1ST UK Conference for Survivor Workers Manchester Mechanics Institute 28th February 2001: The event was, in fact, was launched the evening before, most appropriately, with a social and entertainment hosted by Mad Pride. Conference opened, not so much with an air of expectancy, but rather one of achievement – wonder even.
The thoughts of some delegates stretched back to the heady days of the eighties, perhaps to the landmark Edale conference in 1987 of Survivors Speak Out. Who would have guessed, remarked Peter Campbell, where the movement would now be some fifteen years later?
Ron Coleman a leader amongst a later generation of activists takes to the floor, heading straight to a disused lectern stacked in the corner, an historical relic of the Trades Union Congress. He addresses veterans and new activists alike. “It is important to remember,” he announced, “that this historic event takes place in a historic building.” Indeed, these same chambers in the nineteenth century, saw the coming together of trades unions to form the TUC.
That the history of the labour movement and the professional associations is not without blemish with regard to discrimination and betrayals, was not disregarded. That new struggles for civil and human rights were being opened up, was put firmly on the agenda by the opening speakers: David Crepaz-Keay, Deputy Director Mental Health Media; Angela Linton-Abulu, Chair Black Women’s Mental Health Project; Rachel Perkins, Clinical Director Pathfinder Trust. Coleman’s remarks that we should look forward to the Winter Gardens in Blackpool as the natural venue of the next conference was not however so much open to debate. In fact it brought the house down.
The Mechanics Institute was packed with 200 delegates with 200 more having had to be turned away before the conference subscription could be closed. The vision of the steering group led by Rose Snow has to be credited in achieving what some had predicted was not possible, or at least, too soon. Issues covered in parallel workshops included: management, supervision and support in the workplace; perspectives on discrimination, both personal experience and in structures and systems; trades union representation; unpaid activism and volunteering; status pay and valuing work; promoting inclusion of black and ethnic survivor workers.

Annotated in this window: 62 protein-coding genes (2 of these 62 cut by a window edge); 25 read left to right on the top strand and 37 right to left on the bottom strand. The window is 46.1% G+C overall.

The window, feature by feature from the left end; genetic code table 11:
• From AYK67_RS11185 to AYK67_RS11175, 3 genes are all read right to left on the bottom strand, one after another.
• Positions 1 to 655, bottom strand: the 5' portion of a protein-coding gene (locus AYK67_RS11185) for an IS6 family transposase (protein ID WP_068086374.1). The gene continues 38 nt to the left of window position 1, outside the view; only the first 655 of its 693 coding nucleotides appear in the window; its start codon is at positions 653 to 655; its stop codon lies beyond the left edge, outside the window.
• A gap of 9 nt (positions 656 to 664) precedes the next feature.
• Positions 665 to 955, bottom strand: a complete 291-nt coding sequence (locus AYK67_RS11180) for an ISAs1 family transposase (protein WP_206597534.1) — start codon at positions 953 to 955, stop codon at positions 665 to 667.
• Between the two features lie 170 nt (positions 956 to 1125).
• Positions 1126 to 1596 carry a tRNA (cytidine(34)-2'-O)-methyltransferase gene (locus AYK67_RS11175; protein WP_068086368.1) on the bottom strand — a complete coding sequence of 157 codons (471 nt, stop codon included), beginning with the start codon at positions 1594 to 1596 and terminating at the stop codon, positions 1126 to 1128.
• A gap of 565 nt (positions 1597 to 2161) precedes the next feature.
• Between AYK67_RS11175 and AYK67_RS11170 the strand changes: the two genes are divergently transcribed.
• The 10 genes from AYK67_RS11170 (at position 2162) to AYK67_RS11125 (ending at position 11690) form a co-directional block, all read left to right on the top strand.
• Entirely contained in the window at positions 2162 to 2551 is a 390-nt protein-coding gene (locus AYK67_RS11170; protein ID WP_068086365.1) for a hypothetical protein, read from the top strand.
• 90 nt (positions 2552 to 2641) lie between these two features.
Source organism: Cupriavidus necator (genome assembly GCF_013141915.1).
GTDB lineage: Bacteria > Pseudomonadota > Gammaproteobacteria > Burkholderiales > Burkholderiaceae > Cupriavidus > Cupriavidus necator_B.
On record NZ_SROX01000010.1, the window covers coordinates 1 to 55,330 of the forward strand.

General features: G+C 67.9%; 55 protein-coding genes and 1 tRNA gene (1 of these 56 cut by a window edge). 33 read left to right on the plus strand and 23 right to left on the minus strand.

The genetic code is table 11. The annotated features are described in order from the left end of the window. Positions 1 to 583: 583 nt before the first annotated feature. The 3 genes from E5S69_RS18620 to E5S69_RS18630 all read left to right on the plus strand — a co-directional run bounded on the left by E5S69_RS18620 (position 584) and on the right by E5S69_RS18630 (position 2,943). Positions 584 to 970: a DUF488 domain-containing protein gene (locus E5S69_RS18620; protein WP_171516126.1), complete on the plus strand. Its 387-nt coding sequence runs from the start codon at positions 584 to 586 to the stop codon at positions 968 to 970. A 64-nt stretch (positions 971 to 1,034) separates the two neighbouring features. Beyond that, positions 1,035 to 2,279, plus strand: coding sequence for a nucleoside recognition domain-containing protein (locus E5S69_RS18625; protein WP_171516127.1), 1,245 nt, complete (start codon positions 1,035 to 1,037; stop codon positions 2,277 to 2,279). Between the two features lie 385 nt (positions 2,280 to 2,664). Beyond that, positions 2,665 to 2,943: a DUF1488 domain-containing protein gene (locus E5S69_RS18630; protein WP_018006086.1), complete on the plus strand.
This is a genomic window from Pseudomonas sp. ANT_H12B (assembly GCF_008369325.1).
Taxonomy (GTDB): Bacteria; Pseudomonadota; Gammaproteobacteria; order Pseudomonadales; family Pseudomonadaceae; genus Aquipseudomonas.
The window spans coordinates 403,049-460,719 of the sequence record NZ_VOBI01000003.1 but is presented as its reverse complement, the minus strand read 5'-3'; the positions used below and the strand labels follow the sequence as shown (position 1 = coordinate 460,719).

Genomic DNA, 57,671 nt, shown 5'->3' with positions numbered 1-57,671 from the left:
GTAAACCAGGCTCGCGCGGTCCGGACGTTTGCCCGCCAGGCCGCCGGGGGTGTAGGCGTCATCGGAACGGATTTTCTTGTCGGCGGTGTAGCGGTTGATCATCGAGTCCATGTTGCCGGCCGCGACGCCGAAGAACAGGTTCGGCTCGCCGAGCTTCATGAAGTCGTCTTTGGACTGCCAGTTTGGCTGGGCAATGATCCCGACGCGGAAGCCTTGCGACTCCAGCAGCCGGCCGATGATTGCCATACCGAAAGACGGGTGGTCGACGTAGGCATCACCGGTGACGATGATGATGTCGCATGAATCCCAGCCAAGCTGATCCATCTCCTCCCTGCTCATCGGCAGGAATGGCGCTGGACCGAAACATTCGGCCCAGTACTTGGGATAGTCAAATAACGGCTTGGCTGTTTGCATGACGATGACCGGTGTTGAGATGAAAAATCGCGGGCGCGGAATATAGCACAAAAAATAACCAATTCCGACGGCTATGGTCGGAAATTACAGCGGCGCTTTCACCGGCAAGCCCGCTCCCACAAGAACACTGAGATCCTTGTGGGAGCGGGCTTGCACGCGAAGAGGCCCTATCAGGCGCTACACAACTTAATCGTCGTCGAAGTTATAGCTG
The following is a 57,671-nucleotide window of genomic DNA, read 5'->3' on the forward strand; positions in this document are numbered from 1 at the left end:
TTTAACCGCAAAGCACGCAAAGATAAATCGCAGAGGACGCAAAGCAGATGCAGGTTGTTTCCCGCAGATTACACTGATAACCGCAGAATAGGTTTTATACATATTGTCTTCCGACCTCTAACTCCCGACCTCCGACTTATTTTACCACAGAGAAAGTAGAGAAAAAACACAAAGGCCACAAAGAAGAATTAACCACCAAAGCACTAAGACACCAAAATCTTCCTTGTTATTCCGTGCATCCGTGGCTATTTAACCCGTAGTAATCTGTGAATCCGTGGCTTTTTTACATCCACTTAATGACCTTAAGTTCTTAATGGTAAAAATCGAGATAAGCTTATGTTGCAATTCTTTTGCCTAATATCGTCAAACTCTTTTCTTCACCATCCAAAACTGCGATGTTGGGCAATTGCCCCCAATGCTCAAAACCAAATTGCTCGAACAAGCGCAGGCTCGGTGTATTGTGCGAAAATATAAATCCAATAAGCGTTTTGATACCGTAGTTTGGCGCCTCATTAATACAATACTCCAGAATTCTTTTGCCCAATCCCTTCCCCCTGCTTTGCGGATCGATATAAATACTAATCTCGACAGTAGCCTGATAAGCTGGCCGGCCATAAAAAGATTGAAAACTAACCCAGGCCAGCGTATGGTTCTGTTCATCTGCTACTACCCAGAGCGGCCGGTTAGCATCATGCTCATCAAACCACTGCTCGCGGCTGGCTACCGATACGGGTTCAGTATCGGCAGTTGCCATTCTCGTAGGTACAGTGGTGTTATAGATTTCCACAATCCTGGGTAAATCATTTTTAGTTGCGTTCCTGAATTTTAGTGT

Delegates included survivors working in the statutory and voluntary sectors, self-employed trainers and consultants and those working in academic institutions on topics related to mental health. Delegates and correspondents with the conference reporting team included survivors working in jobs where their personal experience of distress is relevant to their work – whether or not they are able to be ‘out’ about it. Trusted allies were to attend by invitation only, but even here the bookings had to stop before the invitations could be sent out.
For those fortunate to be present, the mood in the conference corridors was akin to those rare moments in history when revolutionary forces come together. Under one roof were those activists whose disparate views, analyses and aspirations have been seen by some, in the past, as signs of division. Now difference was both strength and unity. Of course, it was also a time of bumping into old friends and comrades. Alan Leader remembered the party in London, back in the mists of the nineties, which preceded the broadcast of the BBC Horizon documentary Hearing Voices. It was then that we savoured how, despite frantic lobbying of the establishment by Marjorie Wallace, for once, the reactionary lady was put in the shade. Leader laughed uneasily, “Ten years ago we were all fighting the system. Now we are all in it.” Indeed, looking around, it felt like we had come over the barricades, the fortress was crumbling and we were standing inside. A new phase in the struggle had begun.
A full conference report is being prepared by Rose Snow and Viv Lindow and will be available in the summer. Correspondence with the conference reporters is available by visiting the website: www.survivorworkers.co.uk Again Asylum places its pages at the service of these debates.
Overtaking the Asylum.
Survivor Worker Conference Jottings
by Rufus May
The first National Survivor Worker conference provided a unique meeting place for those of us who have used mental health services who now work to promote positive change in (or out of) the mental health system to share knowledge and ideas. As someone who has worked in mental health services for the past six years with personal experience of being a psychiatric patient this conference was very welcome.